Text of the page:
ergonomic_chairsErgonomics is a must-have feature particularly when a piece of furniture is intended for frequent use such as in an office setting. Having ergonomic features makes a chair more comfortable to use and can help improve any worker’s efficiency. Consider the following factors that set apart an ergonomics chair from a standard one.

Tension Back Rest

The back rest is an important part of any type of chair; it provides support for the upper body and relieves weight from the lower back. Ergonomic seating is not equipped with a standard back rest; this important piece is tensioned so it can recline when a certain amount of force is applied. The tension can be adjusted to accommodate a user’s weight so when the user leans back, the back rest reclines with the applied weight.

Being able to adjust a back rest’s tension is important so a user can fine tune the weight required to recline the back rest. Without this feature, a back rest could be too soft to support a user’s weight or too hard to recline for light-weight purchasers.

A tensioned back rest is like a shock absorber for the back and offers several advantages. When a user sits suddenly, upper body force is absorbed by the back rest, reducing the impact on a user’s body. It offers various body positions; if used to recline or stretch, a tensioned back rest can handle that movement.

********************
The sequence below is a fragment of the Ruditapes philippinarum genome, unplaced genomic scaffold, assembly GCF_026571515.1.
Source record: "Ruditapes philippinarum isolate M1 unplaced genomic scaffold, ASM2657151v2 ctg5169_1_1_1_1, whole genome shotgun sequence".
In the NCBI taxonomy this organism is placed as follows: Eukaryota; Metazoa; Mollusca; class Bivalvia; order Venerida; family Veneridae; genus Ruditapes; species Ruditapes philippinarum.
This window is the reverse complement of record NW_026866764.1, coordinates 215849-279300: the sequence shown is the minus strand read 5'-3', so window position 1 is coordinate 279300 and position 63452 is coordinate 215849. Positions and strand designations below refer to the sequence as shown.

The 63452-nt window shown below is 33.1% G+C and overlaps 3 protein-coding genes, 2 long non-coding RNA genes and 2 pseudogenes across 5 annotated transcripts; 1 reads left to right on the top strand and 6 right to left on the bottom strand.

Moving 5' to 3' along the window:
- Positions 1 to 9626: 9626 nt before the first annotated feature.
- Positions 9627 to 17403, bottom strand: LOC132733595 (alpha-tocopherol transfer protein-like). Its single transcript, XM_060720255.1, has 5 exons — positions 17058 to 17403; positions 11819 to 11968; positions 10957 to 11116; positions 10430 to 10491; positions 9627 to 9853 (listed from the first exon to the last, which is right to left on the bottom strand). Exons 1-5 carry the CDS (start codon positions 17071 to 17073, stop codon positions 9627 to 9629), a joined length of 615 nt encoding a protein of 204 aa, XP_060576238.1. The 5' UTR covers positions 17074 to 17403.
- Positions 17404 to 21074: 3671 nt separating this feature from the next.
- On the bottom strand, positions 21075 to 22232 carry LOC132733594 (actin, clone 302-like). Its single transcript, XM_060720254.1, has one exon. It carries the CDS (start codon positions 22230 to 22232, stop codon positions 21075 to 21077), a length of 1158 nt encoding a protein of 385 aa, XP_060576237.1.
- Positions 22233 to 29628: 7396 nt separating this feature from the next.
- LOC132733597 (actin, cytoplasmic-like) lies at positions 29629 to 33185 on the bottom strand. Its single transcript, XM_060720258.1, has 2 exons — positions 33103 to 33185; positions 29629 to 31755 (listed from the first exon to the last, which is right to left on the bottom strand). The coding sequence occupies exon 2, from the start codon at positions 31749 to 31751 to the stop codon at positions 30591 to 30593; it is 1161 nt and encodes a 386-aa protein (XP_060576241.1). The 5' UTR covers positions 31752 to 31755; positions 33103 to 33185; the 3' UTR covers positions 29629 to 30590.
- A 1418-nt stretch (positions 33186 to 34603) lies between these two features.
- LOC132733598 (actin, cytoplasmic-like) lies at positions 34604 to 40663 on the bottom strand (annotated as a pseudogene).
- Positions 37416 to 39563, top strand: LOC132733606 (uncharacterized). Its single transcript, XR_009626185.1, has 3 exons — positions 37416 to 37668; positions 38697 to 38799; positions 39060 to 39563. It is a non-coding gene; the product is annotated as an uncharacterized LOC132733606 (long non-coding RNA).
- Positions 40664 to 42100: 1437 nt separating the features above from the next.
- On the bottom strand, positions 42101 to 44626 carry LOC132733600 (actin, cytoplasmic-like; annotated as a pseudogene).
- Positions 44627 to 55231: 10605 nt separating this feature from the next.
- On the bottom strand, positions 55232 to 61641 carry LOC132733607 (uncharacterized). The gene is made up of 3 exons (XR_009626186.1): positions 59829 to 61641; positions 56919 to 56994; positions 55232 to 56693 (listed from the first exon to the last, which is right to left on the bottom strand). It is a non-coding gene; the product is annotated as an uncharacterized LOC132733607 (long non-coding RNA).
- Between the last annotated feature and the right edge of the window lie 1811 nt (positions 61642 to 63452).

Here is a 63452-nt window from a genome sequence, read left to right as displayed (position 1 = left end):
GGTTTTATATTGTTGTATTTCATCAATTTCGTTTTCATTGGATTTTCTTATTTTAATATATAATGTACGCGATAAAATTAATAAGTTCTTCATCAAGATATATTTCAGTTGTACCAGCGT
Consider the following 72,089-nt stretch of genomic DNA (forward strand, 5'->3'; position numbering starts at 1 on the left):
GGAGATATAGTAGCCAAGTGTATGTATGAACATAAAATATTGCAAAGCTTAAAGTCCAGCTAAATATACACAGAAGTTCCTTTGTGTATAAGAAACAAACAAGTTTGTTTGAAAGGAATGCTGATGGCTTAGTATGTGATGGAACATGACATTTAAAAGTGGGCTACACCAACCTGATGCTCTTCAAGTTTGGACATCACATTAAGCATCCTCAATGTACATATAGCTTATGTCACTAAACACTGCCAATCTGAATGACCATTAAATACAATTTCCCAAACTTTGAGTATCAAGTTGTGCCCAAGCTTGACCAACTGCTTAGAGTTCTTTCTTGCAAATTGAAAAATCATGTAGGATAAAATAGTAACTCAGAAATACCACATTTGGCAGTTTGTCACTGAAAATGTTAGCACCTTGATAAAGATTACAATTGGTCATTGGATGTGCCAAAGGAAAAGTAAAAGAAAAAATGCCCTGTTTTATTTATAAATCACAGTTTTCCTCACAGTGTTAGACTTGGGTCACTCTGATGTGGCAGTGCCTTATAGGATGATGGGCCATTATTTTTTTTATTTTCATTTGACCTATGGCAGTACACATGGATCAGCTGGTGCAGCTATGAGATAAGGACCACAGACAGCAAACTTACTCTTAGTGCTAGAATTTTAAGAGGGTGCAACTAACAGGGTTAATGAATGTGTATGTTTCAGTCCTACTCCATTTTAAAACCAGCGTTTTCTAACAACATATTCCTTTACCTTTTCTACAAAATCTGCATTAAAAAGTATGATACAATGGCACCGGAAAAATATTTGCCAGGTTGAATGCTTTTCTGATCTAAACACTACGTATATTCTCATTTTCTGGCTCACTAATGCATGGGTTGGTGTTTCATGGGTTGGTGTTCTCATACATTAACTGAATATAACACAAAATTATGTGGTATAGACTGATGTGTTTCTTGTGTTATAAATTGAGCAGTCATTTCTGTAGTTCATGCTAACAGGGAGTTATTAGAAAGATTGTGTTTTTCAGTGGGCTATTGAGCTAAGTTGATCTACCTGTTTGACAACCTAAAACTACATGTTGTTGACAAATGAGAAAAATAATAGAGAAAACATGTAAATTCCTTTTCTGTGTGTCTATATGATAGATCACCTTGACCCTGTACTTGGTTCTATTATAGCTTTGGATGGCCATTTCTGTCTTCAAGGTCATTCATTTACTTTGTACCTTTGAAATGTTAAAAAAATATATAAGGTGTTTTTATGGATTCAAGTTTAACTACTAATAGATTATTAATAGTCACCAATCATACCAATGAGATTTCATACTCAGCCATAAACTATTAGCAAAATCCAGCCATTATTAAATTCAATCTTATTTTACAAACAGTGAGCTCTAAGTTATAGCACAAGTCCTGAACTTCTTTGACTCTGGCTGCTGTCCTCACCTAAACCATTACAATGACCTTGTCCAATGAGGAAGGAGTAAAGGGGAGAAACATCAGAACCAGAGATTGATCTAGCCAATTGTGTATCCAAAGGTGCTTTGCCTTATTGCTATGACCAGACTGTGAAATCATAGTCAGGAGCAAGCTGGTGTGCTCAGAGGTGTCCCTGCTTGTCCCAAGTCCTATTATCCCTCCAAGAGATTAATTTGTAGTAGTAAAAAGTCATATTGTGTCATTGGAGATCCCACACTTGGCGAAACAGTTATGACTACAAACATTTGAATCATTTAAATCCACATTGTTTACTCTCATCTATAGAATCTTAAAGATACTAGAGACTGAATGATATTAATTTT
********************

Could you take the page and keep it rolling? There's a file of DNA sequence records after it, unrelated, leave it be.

Adjustable Seat

Having an adjustable seat is another important ergonomic feature that provides an appropriate height in relation to other components like a desk or computer monitor, which is necessary because individual body proportions vary. For example, two people of similar height won’t necessary share the same seat height adjustment as one may have a longer body and shorter legs, while the other may have a shorter body and longer legs.

Depending on design, seat height can be adjusted via a lever on the side. With these chairs, the adjustable seat has a shock absorbing capability. When a user suddenly sits down, a spring will absorb the sudden impact, thus reducing pressure around the buttocks and back.

Supportive Arm Rests

The arm rest is designed to provide additional support to the upper body by holding the arm weight. This ergonomic feature is ideal for users who operate a computer as it reduces the effort needed to support the arms in order to reach a mouse or keyboard.

The arm rest must adjust to accommodate different user’s arm lengths. Having an arm rest that is too low causes leaning down to reach the arm rest, while having one that is too high or wide can add stress to the shoulders. A properly adjusted armrest should be wide enough for easy entry and exit, close enough to provide arm support, and high enough to maintain proper posture.

Sturdy Base

The last component of an ergonomic chair is the base. Ideally, ergonomic seating must have a stable leg base to provide support for remainder of the seat. Anything with less than five legs is known to be prone to tipping, thus reducing safety when used. A base must also be equipped with castors to make any movement easy.

Ergonomic seating is composed of four major components including a tension back rest, adjustable seat, supportive armrests, and a sturdy base with castors. Those who have chronic pain or spend a great deal of time at a desk chair may want to see the difference an ergonomic chair can make on quality of life. Most users say it is worth the extra cost!

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